Augmented Reality

Augmented Reality for Applied Behavior Analysis—Evaluations, Creations, and Applications


This team is exploring how augmented and mixed reality could transform interventions for people on the autism spectrum who have difficulty learning everyday life, safety, or employment skills, like washing their hands, crossing the street, or sorting merchandise. Members hypothesize that by using virtual or augmented reality to simulate the real world people with an Autism Spectrum Disorder have to navigate, therapists could resolve the shortcomings of Applied Behavior Analysis (ABA), which uses scientific principles to decrease problem behaviors that interfere with learning and social functioning. But ABA interventions are not only costly and labor intensive, they impart skills in highly controlled environments, which don’t equate with mastering skills in the real world. Team members believe that virtual and augmented systems could resolve that problem by, for example, placing trainees on simulated streets that are true to life in every way but the danger. “Virtual and augmented systems are capable of creating realistic approximations of real-world conditions that would allow ABA intervention to conduct training on important skills in ways that…have never been possible before,’’ the team wrote in its proposal. Which “makes this a very new, unexplored domain of research that has the potential to help solve a large societal problem and change the lives of individuals with autism around the world.”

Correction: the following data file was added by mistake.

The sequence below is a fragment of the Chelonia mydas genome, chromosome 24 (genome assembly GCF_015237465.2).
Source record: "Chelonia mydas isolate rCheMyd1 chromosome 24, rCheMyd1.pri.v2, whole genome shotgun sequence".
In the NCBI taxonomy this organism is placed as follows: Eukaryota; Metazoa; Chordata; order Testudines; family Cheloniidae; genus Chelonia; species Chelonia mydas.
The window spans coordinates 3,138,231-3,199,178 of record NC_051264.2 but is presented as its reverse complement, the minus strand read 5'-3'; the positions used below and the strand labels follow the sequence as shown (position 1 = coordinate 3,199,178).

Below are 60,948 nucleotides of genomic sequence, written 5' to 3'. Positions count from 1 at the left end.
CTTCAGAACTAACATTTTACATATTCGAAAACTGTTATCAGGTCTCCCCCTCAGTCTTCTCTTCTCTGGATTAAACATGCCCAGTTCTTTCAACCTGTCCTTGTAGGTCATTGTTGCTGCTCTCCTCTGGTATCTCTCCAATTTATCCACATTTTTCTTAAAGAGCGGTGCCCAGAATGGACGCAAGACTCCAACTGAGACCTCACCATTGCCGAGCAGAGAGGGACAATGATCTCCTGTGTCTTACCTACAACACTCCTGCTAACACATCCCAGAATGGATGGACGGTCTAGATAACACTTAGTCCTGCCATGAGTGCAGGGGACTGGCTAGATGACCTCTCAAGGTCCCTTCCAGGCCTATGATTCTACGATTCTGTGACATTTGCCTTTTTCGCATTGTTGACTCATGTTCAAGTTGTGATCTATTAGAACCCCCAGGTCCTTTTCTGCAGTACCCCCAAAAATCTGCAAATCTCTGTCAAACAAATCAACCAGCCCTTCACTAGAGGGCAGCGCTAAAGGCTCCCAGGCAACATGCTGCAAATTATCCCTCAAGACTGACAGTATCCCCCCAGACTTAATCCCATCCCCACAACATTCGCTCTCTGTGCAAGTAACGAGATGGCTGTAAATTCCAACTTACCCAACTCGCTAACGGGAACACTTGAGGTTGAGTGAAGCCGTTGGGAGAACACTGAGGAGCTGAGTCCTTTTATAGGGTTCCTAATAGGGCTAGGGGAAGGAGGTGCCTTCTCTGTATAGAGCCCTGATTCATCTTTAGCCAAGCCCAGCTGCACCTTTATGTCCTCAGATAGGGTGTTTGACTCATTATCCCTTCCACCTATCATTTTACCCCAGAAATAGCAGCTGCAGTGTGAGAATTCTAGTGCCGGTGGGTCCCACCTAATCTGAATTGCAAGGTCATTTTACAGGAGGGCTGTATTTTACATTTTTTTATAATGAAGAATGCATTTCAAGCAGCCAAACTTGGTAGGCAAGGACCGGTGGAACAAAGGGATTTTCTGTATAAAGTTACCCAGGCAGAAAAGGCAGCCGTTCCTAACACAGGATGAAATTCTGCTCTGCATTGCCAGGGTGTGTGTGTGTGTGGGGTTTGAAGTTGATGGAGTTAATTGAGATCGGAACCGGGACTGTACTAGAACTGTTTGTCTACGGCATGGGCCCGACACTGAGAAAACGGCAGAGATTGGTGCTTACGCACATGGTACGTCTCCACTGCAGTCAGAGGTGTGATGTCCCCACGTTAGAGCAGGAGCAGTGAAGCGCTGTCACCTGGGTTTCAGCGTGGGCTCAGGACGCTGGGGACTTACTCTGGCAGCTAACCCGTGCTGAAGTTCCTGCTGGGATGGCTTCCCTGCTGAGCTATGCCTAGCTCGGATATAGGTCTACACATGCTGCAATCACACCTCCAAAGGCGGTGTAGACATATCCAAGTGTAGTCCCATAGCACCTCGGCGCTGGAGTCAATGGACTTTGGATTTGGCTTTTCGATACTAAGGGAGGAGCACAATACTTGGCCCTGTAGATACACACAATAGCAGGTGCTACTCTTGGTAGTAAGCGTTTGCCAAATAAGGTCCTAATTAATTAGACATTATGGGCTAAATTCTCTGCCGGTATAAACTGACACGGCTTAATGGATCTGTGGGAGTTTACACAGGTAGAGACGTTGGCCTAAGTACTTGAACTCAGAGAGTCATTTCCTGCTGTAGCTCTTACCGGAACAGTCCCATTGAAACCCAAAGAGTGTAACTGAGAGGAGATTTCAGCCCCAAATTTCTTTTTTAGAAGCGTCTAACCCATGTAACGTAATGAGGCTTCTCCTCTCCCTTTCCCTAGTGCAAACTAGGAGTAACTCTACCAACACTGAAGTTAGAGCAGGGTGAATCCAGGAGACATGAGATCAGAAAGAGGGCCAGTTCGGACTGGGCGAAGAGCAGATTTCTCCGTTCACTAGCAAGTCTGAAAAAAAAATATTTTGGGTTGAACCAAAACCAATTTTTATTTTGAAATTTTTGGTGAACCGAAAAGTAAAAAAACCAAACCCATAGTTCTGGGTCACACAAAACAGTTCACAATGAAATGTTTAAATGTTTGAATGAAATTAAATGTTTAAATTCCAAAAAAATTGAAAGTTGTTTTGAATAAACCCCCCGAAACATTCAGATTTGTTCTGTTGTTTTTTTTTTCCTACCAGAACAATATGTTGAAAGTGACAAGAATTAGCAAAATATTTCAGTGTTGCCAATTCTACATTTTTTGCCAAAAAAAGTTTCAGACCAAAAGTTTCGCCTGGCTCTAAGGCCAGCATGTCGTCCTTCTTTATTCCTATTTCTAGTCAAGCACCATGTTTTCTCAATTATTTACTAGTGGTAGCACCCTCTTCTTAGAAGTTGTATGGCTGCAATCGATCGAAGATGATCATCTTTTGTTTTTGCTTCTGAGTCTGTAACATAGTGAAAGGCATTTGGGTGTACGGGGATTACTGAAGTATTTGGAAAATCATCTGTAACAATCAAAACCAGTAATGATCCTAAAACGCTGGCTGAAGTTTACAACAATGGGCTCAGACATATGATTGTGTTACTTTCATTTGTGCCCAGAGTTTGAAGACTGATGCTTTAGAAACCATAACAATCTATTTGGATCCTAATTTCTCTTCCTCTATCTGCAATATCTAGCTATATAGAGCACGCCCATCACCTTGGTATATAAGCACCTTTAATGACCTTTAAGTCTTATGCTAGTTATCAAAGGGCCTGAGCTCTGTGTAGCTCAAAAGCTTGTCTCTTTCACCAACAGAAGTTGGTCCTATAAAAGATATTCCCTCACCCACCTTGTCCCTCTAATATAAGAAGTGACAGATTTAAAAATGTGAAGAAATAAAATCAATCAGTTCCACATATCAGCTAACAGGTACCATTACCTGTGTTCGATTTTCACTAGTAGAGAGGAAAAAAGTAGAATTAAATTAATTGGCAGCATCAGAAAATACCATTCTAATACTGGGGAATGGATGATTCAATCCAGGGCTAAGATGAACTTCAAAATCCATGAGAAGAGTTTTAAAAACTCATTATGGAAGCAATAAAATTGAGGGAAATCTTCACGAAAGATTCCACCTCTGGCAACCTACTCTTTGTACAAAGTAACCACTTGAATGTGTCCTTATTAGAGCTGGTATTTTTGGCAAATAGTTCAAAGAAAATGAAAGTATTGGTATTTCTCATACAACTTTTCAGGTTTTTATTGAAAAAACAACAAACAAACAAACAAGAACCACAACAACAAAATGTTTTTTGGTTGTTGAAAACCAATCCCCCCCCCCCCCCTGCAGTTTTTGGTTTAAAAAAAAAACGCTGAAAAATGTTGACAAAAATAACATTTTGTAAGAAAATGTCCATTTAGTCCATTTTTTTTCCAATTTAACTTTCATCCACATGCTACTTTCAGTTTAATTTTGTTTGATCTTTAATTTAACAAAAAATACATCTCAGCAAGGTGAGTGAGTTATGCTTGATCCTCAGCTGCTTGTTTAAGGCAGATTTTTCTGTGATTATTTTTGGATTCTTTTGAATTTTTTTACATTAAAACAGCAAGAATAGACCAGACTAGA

Mohamad Hammam Alsafrjalani, Electrical and Computer Engineering; Mohamad Abdel-Mottaleb, Electrical and Computer Engineering; Kim Grinfeder, Cinema and Interactive Media; Anibal Gutierrez, Psychology; Yanerys Leon, Psychology; and Vanessa Rodriguez, Learning and Research Services.